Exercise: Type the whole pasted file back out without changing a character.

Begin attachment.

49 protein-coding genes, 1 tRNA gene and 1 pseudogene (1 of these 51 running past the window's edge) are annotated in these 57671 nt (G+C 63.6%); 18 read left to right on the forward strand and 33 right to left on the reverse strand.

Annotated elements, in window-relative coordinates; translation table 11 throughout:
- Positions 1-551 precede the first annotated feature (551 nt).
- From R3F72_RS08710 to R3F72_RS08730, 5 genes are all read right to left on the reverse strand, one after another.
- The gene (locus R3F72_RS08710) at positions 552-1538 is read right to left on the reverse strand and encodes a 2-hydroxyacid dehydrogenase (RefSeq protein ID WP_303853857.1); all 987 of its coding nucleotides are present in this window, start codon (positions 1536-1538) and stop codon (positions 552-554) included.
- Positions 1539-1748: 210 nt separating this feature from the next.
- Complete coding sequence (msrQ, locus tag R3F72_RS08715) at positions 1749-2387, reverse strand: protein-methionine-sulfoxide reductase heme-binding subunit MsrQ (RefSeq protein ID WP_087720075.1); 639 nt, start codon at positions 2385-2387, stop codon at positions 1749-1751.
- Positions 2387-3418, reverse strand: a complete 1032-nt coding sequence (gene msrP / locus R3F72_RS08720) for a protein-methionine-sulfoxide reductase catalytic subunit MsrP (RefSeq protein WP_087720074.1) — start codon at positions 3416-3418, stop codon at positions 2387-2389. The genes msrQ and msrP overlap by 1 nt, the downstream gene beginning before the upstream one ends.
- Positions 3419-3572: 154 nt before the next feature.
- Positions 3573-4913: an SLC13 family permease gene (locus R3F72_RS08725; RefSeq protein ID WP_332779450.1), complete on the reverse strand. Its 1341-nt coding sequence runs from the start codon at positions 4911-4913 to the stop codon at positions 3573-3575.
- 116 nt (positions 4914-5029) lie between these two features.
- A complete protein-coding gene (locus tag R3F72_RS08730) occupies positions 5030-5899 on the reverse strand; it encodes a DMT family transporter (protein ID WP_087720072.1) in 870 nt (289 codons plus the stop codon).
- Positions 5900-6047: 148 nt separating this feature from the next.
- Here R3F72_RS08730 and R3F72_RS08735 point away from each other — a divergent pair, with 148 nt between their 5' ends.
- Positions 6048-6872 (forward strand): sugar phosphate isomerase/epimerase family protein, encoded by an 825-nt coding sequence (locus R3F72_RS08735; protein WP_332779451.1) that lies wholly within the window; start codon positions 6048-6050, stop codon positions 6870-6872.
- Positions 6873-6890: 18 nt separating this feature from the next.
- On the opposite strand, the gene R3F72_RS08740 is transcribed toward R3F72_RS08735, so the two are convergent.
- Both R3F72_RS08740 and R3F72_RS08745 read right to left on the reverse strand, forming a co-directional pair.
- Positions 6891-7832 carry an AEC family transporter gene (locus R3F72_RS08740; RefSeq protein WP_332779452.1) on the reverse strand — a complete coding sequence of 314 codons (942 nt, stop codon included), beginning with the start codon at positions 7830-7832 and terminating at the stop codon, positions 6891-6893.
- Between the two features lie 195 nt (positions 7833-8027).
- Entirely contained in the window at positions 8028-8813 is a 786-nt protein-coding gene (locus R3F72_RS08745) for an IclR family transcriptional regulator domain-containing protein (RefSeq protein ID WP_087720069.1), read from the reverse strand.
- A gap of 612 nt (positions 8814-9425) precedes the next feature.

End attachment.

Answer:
49 protein-coding genes, 1 tRNA gene and 1 pseudogene (1 of these 51 running past the window's edge) are annotated in these 57671 nt (G+C 63.6%); 18 read left to right on the forward strand and 33 right to left on the reverse strand.

Annotated elements, in window-relative coordinates; translation table 11 throughout:
- Positions 1-551 precede the first annotated feature (551 nt).
- From R3F72_RS08710 to R3F72_RS08730, 5 genes are all read right to left on the reverse strand, one after another.
- The gene (locus R3F72_RS08710) at positions 552-1538 is read right to left on the reverse strand and encodes a 2-hydroxyacid dehydrogenase (RefSeq protein ID WP_303853857.1); all 987 of its coding nucleotides are present in this window, start codon (positions 1536-1538) and stop codon (positions 552-554) included.
- Positions 1539-1748: 210 nt separating this feature from the next.
- Complete coding sequence (msrQ, locus tag R3F72_RS08715) at positions 1749-2387, reverse strand: protein-methionine-sulfoxide reductase heme-binding subunit MsrQ (RefSeq protein ID WP_087720075.1); 639 nt, start codon at positions 2385-2387, stop codon at positions 1749-1751.
- Positions 2387-3418, reverse strand: a complete 1032-nt coding sequence (gene msrP / locus R3F72_RS08720) for a protein-methionine-sulfoxide reductase catalytic subunit MsrP (RefSeq protein WP_087720074.1) — start codon at positions 3416-3418, stop codon at positions 2387-2389. The genes msrQ and msrP overlap by 1 nt, the downstream gene beginning before the upstream one ends.
- Positions 3419-3572: 154 nt before the next feature.
- Positions 3573-4913: an SLC13 family permease gene (locus R3F72_RS08725; RefSeq protein ID WP_332779450.1), complete on the reverse strand. Its 1341-nt coding sequence runs from the start codon at positions 4911-4913 to the stop codon at positions 3573-3575.
- 116 nt (positions 4914-5029) lie between these two features.
- A complete protein-coding gene (locus tag R3F72_RS08730) occupies positions 5030-5899 on the reverse strand; it encodes a DMT family transporter (protein ID WP_087720072.1) in 870 nt (289 codons plus the stop codon).
- Positions 5900-6047: 148 nt separating this feature from the next.
- Here R3F72_RS08730 and R3F72_RS08735 point away from each other — a divergent pair, with 148 nt between their 5' ends.
- Positions 6048-6872 (forward strand): sugar phosphate isomerase/epimerase family protein, encoded by an 825-nt coding sequence (locus R3F72_RS08735; protein WP_332779451.1) that lies wholly within the window; start codon positions 6048-6050, stop codon positions 6870-6872.
- Positions 6873-6890: 18 nt separating this feature from the next.
- On the opposite strand, the gene R3F72_RS08740 is transcribed toward R3F72_RS08735, so the two are convergent.
- Both R3F72_RS08740 and R3F72_RS08745 read right to left on the reverse strand, forming a co-directional pair.
- Positions 6891-7832 carry an AEC family transporter gene (locus R3F72_RS08740; RefSeq protein WP_332779452.1) on the reverse strand — a complete coding sequence of 314 codons (942 nt, stop codon included), beginning with the start codon at positions 7830-7832 and terminating at the stop codon, positions 6891-6893.
- Between the two features lie 195 nt (positions 7833-8027).
- Entirely contained in the window at positions 8028-8813 is a 786-nt protein-coding gene (locus R3F72_RS08745) for an IclR family transcriptional regulator domain-containing protein (RefSeq protein ID WP_087720069.1), read from the reverse strand.
- A gap of 612 nt (positions 8814-9425) precedes the next feature.